It was the night before Chanukah. I had a dream. There were seven fat turkeys and seven lean turkeys marching in a wide room. Some wore red, white and blue, some white and blue, one just white. Children from all over the world sat around the oval table. They played noisily with their toys. Candles flickered, lighting the dark room.
I sat beside a first child. She asked me where she was born, if I could please tell her. I wasn’t sure if she was more curious or nostalgic of her birth. The second, played with heavenly hopes, dynamic dreams, staring into space, measuring things. A third was a little boy with blonde hair, fair skin. He told me he loved walking by the lake and laughing when the ripples went out from his stone’ throw. An older boy told the story of his family. They were from a Persian Empire whose end the sun never met, of giants that walked the land, of a world that flowed with poetry over reason, a land of honor. Then, a skinny boy, not much hair, black skin. This one remained silent and observed. A little girl in the corner cried. She spoke with a thick Israeli accent, her tears, and her disappointment in the unfulfilled promised of her parents. She whispered “The greatest risk of love is not rejection, but the certainty of loss.”
The light of day woke me. I don’t think it was the turkeys’ birthday party. I was reminded by Facebook that this day would not come again for another 70,000 years.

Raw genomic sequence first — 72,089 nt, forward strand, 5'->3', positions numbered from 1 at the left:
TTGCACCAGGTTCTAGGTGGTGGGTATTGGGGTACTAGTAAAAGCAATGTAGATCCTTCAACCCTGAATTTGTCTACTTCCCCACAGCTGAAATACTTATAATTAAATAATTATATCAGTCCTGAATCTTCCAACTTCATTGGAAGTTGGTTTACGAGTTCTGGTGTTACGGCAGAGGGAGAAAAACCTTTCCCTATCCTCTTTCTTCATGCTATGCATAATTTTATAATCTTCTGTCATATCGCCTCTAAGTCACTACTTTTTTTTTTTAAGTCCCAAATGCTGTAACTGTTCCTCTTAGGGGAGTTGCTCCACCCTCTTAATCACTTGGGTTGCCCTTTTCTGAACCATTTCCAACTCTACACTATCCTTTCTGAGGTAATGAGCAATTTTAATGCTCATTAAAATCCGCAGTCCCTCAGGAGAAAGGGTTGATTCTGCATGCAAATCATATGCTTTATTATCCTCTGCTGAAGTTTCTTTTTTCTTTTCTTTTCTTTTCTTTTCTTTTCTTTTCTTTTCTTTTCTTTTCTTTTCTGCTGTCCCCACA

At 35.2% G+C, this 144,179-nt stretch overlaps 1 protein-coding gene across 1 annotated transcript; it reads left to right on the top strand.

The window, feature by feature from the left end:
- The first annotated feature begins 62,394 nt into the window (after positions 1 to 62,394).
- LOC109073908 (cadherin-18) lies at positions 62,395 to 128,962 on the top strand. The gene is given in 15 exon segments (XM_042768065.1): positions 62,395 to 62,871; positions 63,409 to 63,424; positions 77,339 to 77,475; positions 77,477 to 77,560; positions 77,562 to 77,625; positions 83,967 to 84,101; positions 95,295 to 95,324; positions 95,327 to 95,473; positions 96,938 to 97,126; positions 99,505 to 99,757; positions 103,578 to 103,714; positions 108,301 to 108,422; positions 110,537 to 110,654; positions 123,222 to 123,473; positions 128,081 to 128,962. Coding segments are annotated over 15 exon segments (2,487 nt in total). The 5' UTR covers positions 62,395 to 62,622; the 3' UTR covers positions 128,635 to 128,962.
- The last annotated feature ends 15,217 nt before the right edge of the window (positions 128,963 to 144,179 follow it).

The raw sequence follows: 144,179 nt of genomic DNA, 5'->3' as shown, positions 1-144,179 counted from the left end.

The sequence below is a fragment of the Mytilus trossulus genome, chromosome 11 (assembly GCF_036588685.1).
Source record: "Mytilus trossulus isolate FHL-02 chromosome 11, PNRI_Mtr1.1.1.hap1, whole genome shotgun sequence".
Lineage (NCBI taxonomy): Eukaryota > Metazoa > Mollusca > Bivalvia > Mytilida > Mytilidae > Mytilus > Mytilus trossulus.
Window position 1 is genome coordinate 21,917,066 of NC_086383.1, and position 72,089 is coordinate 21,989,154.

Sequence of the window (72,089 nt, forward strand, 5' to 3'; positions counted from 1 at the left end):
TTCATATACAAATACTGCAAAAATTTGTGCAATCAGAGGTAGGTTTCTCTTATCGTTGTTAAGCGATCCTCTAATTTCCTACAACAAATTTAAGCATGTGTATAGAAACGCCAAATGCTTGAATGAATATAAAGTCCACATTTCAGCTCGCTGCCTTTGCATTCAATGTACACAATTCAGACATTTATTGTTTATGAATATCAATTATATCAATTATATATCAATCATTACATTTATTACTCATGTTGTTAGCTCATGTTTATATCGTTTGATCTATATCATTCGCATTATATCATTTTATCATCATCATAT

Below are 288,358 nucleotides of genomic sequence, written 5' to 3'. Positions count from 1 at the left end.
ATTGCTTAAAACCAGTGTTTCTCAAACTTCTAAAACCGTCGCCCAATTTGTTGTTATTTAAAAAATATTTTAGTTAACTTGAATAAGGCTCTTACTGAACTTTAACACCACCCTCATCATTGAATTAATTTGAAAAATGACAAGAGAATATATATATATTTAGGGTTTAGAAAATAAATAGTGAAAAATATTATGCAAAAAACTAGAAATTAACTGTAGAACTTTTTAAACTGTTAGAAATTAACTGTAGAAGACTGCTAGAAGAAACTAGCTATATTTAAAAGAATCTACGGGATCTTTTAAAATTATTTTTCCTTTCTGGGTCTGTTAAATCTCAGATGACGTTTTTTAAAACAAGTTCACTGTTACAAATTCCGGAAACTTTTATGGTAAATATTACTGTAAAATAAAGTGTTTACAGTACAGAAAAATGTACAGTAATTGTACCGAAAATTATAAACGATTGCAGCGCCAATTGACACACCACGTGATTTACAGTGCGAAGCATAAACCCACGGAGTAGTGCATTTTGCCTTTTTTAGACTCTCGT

It was also Thanksgiving. Joseph was the interpreter of dreams. But what of mine? Where was Chagall in my dreams? My wakeful thoughts were even more mosaic.
As plants, we run roots and are bound to land, but as souls, we are bound together by our faith. In life, we see fat years and lean years. The brightness of our internal light does not wax or wane with our financial strength, its switch connected to the faith that binds us to the Eternal Light.
The miracle is not in the light of the candles. The miracle is in the laughter of children in an orphanage, in the woman who stands up and loves again after a brutal divorce, in the man who is abused by his father and breaks the cycle refusing to raise his hand, in the mother who adopts after the tragic loss of her child. The true miracle and pure holiness is in the strength of the human spirit, in our courage to get up after we have fallen, in our gratitude despite the pain, in our faith to start anew, hoping one day to return to His loving arms to be mended again.
Dear God- Let me remember that what I think I own, I am only a temporary guardian of, that I came here with nothing and will leave with nothing. Let me enjoy the sweetness of knowing that loss is as temporary as possession and that as the river of material things run through my life, what actually remains is love, kindness and your Truth.
My God- My children are the brightest twinkles in my life. Let me pray for their continued forgiveness for the mistakes I make raising them. Let their wonder be a source of eternal amazement at the miracles you place around each corner. Keep them pure.
Our God, as we join together to shine lights over darkness, cast wonder over doubt, and praise love over fear, let us not forget that through these acts of courage, we give thanks to you, for this land, for her freedom, for her bounty.